Literally coming off the heels of their latest collaboration, the new Rebel GTX Carbon alpine boot, speed climbing supercharger Ueli Steck and SCARPA answer a few questions about their decade-long relationship of designing, building and testing the best mountain boots, and how it pertains to the changing state-of-the-art in alpine climbing.
[For SCARPA:] Being a really good climber doesn’t necessarily make someone a great product designer. What makes Ueli stand out as a contributor to SCARPA product design? It is essentially a matter of feeling, and then a lot of experience in mountaineering and climbing. When you feel and use the product as Ueli does, you can also easily imagine it. And what our R&D needs is to make feelings and ideas concrete, and create a product that can be part of the action itself. Ueli has this kind of sensitivity and we firmly wanted him to share it with SCARPA.
[For Ueli:] You’ve actually been working with SCARPA for a while. How long? How did that relationship come about? It started in about 2001. It was actually Romolo Nottaris who supported me first. It was not just a business decision; it was also a personal feeling, which was always very important from the beginning.
[For SCARPA:] What does SCARPA expect from Ueli as a design consultant? How do you use his feedback? His feedback is now extremely precious for us. First, from a strictly technical point of view, we try to create a product which can satisfy the needs of one of the greatest mountaineers ever, and, we also try to understand deeply its sense of speed and lightness.
This last point is one of our main goals: if Ueli and his ideas become a sort of icon in the mountaineering world, this is what we would like to have happen to our products as well. Quality and performance of our products and style are great strengths of our brand, and every day we aim to reach the highest levels.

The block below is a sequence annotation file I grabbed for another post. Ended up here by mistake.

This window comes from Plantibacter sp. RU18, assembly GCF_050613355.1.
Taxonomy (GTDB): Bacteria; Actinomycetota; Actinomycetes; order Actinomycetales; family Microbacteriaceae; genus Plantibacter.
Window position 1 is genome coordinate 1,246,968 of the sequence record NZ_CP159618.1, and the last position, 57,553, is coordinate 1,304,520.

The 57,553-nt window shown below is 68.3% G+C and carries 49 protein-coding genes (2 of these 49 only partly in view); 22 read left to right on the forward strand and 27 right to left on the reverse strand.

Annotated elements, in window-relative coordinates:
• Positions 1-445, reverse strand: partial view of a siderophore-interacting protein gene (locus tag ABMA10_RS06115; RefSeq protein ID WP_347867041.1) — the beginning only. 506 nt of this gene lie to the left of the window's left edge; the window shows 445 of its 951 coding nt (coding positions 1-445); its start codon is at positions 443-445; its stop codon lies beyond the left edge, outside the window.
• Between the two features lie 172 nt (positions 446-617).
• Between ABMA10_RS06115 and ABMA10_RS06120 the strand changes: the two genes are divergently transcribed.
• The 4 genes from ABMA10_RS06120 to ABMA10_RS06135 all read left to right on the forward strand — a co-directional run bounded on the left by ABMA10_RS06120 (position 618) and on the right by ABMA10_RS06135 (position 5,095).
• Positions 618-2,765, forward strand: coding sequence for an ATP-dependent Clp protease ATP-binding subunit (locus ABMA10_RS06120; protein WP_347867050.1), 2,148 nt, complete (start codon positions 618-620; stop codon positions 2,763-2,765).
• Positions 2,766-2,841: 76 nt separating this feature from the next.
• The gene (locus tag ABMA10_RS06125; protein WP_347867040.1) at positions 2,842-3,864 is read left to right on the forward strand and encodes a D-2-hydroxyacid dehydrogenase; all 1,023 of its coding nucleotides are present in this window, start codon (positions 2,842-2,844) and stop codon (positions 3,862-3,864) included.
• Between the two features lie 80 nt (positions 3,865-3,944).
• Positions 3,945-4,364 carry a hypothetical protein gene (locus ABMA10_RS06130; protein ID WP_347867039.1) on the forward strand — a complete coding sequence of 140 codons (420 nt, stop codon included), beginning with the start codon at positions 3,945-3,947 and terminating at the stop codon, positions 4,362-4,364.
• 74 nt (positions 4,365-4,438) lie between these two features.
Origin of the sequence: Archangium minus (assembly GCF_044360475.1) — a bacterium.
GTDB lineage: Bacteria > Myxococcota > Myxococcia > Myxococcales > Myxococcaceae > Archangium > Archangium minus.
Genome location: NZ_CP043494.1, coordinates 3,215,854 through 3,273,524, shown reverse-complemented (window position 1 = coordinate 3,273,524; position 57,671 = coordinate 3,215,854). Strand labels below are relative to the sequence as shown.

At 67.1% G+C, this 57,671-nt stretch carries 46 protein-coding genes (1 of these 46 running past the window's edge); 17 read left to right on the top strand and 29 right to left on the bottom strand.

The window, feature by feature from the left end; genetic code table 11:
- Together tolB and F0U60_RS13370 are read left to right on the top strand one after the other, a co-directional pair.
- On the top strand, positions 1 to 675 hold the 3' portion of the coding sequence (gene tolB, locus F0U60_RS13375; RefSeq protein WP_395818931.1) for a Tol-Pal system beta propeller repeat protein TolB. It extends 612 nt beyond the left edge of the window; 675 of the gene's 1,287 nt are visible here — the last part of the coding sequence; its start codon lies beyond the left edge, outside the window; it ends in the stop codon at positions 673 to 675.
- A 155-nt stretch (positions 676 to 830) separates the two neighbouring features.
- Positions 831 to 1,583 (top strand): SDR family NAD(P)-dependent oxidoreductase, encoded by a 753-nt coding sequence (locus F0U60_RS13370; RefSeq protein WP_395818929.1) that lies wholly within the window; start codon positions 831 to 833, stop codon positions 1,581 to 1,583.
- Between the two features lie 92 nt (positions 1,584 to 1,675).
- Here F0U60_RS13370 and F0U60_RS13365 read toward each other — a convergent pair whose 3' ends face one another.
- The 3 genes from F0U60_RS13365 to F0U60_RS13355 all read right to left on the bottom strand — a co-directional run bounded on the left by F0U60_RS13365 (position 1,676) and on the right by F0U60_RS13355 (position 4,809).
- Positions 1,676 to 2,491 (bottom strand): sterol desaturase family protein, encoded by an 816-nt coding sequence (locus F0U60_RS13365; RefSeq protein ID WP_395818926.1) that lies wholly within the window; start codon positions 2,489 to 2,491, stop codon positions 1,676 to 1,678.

[For Ueli:] What initially drew you into collaborating with SCARPA? What is the first product you were involved with? The first prototypes I got were the Phantom Light and the Phantom 8000. Erhard Lorethan and I got the shoes just when we went to the north face of Jannu for the first time in 2002. SCARPA managed to build them after the first Phantom Light and Phantom 8000 for the market, which was based on these prototypes. It is pretty nice to see that many other brands are making these types of shoes now. The first season SCARPA came out with them, everybody told us they’re never going to sell, that it’s just something for a very special interest. And now lots of people sell them. It is always hard to bring changes into the market.
[For SCARPA:] Ueli was quite involved in developing the midsole/sole platform on the new Phantom collection. How did his involvement affect and direct that project? Sensitivity, insulation and lightness are the main goals Ueli wants to work on. Due to the fact that these parameters have very different characteristics, it is often difficult to combine them together. In such a combination process, SCARPA can show its know-how and its ability in developing a product. This positive cooperation enables us to create a product that can provide a real innovation and benefit for the user.
[For Ueli:] You’ve been really involved with the new midsole/sole design (and its success) on boots like the new Phantom collection. What was your involvement around that project? What did you want to see SCARPA achieve? What do you think of the results? I was quite involved in the Phantom Ultra and Phantom Guide. The Ultra came definitely only on my demand. Everybody at SCARPA was afraid of the light sole. But that’s what I was looking for. The Phantom Ultra and the Phantom 6000 are very good boots. I also needed some time to convince SCARPA to use the lighter sole on the Phantom 6000 and to use a system to have an automatic crampon. It’s sometimes difficult to make someone understand what exactly we need for climbing. To make the best shoes you can’t always make decisions based on the commercial and production side of the business. You have to find the production solution for the shoe, and you have to find the marketing solution to make the market understand the product. Sometimes it is really hard to bring new ideas. People always think what they used for the last ten years was great. They first need to feel the difference, and for this they have to wear a new product.